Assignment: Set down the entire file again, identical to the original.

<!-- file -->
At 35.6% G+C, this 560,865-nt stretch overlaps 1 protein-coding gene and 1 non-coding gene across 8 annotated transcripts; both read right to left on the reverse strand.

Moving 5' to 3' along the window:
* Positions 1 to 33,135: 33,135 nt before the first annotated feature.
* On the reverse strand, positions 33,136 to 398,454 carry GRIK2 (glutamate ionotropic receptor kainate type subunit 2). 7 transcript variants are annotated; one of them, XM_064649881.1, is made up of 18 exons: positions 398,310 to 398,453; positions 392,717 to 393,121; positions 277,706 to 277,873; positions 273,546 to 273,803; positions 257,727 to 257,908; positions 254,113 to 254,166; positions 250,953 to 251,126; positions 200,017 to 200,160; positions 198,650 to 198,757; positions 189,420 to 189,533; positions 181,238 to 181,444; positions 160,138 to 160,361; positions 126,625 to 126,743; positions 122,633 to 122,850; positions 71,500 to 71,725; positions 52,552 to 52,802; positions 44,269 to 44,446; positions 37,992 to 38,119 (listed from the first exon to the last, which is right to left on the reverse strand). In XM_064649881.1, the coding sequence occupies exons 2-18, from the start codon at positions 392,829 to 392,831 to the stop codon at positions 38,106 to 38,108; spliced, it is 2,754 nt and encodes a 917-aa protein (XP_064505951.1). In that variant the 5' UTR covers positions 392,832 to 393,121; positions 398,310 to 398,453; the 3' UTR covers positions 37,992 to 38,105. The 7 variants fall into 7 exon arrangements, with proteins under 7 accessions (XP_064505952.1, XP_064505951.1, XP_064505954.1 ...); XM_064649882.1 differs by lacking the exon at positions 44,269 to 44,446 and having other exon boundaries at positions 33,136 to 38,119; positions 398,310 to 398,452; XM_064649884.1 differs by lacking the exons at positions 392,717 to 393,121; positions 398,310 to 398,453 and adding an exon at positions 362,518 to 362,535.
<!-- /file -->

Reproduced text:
At 35.6% G+C, this 560,865-nt stretch overlaps 1 protein-coding gene and 1 non-coding gene across 8 annotated transcripts; both read right to left on the reverse strand.

Moving 5' to 3' along the window:
* Positions 1 to 33,135: 33,135 nt before the first annotated feature.
* On the reverse strand, positions 33,136 to 398,454 carry GRIK2 (glutamate ionotropic receptor kainate type subunit 2). 7 transcript variants are annotated; one of them, XM_064649881.1, is made up of 18 exons: positions 398,310 to 398,453; positions 392,717 to 393,121; positions 277,706 to 277,873; positions 273,546 to 273,803; positions 257,727 to 257,908; positions 254,113 to 254,166; positions 250,953 to 251,126; positions 200,017 to 200,160; positions 198,650 to 198,757; positions 189,420 to 189,533; positions 181,238 to 181,444; positions 160,138 to 160,361; positions 126,625 to 126,743; positions 122,633 to 122,850; positions 71,500 to 71,725; positions 52,552 to 52,802; positions 44,269 to 44,446; positions 37,992 to 38,119 (listed from the first exon to the last, which is right to left on the reverse strand). In XM_064649881.1, the coding sequence occupies exons 2-18, from the start codon at positions 392,829 to 392,831 to the stop codon at positions 38,106 to 38,108; spliced, it is 2,754 nt and encodes a 917-aa protein (XP_064505951.1). In that variant the 5' UTR covers positions 392,832 to 393,121; positions 398,310 to 398,453; the 3' UTR covers positions 37,992 to 38,105. The 7 variants fall into 7 exon arrangements, with proteins under 7 accessions (XP_064505952.1, XP_064505951.1, XP_064505954.1 ...); XM_064649882.1 differs by lacking the exon at positions 44,269 to 44,446 and having other exon boundaries at positions 33,136 to 38,119; positions 398,310 to 398,452; XM_064649884.1 differs by lacking the exons at positions 392,717 to 393,121; positions 398,310 to 398,453 and adding an exon at positions 362,518 to 362,535.